Earthjustice's work on styrene began two summers ago after the Department of Health and Human Services listed styrene as "reasonably anticipated to be a human carcinogen" for the first time in its biannual Report on Carcinogens (RoC).
On the heels of the announcement, the chemical industry pulled out its well-worn playbook on silencing chemical information: cherry-pick data to cast doubt on a scientific conclusion, file a lawsuit, call on your friends in Washington for backup, and repeat.
As the chemical industry knows all too well, if you throw enough mud at the wall, something is bound to stick. Even when there are hundreds of studies pointing to one conclusion, at least one study, no matter how inconclusive or biased, will point in the opposite direction. That one study is all the industry needs to argue for a delay in banning its product, even as evidence of harm stacks up.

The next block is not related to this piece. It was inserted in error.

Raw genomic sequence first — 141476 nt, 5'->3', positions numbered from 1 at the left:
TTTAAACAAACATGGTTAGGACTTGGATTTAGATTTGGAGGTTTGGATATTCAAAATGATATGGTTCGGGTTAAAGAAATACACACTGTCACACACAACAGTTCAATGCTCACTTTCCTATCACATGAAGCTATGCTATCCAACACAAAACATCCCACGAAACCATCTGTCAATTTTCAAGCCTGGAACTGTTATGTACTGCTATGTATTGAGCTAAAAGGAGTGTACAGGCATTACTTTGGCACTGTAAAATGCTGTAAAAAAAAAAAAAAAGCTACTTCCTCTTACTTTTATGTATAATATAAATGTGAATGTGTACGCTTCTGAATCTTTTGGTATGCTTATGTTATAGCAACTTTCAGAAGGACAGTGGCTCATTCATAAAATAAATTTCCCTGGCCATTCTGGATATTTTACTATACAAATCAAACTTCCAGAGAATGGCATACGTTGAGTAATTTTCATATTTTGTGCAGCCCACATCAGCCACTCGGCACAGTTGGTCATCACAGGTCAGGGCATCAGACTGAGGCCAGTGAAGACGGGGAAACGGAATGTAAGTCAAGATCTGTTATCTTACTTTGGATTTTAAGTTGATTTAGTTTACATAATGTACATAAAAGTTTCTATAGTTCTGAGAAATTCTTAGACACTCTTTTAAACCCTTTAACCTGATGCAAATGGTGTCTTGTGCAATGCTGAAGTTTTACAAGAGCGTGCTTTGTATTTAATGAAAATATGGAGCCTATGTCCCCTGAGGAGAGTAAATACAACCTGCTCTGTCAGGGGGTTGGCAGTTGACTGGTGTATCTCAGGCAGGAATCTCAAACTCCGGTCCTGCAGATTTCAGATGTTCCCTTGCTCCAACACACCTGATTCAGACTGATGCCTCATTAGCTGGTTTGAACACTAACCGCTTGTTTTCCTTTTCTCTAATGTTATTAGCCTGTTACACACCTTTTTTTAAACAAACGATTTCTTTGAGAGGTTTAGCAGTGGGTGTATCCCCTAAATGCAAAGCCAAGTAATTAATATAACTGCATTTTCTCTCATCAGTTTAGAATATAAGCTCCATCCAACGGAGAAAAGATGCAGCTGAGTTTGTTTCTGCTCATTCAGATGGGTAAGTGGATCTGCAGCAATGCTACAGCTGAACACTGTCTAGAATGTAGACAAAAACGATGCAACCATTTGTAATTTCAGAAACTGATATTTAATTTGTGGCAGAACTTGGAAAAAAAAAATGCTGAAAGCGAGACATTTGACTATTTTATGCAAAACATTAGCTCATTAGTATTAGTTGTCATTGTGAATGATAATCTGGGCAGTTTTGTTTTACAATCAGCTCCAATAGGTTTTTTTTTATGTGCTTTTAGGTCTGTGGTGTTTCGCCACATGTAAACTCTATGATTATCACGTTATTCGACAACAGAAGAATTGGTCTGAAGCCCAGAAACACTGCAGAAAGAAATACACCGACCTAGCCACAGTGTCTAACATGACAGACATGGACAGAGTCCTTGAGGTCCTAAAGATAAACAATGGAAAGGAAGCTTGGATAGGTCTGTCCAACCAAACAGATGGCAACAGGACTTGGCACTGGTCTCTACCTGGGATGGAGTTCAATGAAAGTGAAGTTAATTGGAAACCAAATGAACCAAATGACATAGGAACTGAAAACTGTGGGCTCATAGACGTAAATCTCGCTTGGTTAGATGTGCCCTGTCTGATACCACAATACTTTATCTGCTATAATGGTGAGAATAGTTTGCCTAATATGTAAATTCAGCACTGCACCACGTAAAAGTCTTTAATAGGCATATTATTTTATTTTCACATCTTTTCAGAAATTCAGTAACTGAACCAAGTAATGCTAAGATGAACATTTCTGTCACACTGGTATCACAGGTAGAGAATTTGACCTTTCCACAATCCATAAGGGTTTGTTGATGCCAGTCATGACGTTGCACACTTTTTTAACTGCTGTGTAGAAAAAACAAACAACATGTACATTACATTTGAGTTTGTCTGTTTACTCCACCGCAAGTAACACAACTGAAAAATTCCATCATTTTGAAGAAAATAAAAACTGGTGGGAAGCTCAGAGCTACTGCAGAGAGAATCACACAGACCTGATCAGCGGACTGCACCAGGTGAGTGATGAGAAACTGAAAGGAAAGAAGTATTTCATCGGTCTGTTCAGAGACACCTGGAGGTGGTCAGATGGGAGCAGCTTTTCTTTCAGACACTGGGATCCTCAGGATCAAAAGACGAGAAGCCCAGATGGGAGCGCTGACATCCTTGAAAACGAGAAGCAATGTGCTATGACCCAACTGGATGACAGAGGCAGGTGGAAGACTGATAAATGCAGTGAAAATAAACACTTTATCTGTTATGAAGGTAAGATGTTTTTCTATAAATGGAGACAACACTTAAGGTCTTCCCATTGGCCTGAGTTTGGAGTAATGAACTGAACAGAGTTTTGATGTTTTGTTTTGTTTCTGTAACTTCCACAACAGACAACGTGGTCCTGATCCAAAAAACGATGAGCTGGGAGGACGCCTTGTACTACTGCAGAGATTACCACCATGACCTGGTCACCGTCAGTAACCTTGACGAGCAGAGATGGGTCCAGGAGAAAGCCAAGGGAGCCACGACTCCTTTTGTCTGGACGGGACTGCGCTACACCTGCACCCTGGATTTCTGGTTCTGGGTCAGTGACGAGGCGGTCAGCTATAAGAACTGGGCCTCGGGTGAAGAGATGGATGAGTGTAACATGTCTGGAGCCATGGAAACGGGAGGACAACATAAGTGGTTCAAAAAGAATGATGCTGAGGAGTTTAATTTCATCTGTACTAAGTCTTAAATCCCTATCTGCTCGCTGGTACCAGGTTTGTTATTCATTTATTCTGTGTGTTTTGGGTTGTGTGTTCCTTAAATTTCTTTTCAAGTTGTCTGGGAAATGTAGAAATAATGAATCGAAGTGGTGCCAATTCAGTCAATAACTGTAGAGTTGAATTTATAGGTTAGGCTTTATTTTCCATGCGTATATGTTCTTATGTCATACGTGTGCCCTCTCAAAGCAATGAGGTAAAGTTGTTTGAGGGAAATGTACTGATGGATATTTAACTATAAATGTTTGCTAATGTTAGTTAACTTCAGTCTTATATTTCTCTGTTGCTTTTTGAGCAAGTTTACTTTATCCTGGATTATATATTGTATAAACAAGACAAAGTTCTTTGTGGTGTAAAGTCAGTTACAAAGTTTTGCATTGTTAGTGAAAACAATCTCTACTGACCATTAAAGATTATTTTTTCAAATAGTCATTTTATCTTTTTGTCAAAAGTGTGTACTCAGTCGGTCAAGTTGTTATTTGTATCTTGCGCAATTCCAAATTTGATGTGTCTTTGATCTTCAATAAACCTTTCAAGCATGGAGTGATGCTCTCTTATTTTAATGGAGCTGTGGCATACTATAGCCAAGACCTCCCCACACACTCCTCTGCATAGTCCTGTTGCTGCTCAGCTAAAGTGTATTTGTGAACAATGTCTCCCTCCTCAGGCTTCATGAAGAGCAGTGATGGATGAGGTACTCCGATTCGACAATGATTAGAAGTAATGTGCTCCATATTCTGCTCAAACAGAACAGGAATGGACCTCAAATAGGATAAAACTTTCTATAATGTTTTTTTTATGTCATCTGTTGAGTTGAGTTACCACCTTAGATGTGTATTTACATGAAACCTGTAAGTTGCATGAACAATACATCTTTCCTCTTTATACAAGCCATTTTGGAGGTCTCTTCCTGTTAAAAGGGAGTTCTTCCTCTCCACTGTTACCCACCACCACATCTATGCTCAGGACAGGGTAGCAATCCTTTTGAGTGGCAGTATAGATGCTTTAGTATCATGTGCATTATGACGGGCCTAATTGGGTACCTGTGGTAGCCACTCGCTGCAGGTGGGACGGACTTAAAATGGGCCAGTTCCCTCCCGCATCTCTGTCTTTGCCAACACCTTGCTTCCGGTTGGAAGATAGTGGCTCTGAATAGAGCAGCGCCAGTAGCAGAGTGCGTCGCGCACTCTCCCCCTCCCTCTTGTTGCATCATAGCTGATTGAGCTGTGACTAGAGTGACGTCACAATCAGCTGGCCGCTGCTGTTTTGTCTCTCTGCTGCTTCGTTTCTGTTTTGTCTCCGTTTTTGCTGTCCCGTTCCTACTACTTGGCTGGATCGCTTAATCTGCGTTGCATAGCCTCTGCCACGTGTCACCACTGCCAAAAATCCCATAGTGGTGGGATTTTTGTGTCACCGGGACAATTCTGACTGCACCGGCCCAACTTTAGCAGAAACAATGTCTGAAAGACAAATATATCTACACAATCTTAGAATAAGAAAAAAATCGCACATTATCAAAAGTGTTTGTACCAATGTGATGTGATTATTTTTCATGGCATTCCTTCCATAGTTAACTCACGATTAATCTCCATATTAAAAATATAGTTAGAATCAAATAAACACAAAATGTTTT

As a result, regulators are paralyzed by never-ending review, while workers and consumers are stuck with a system that fails to regulate even chemicals as cancerous as dioxins and asbestos. Meanwhile, people exposed to the chemicals in question become real-life guinea pigs for the chemical industry.
"We don't want to wait until we have exposed enough people to a chemical in order to prove that it's carcinogenic," says Dr. Lynn Goldman, dean of the George Washington University School of Public Health and Health Services and a member of the National Research Council Report Review Committee. "When we hit that point, we have hit a failure in the regulatory process."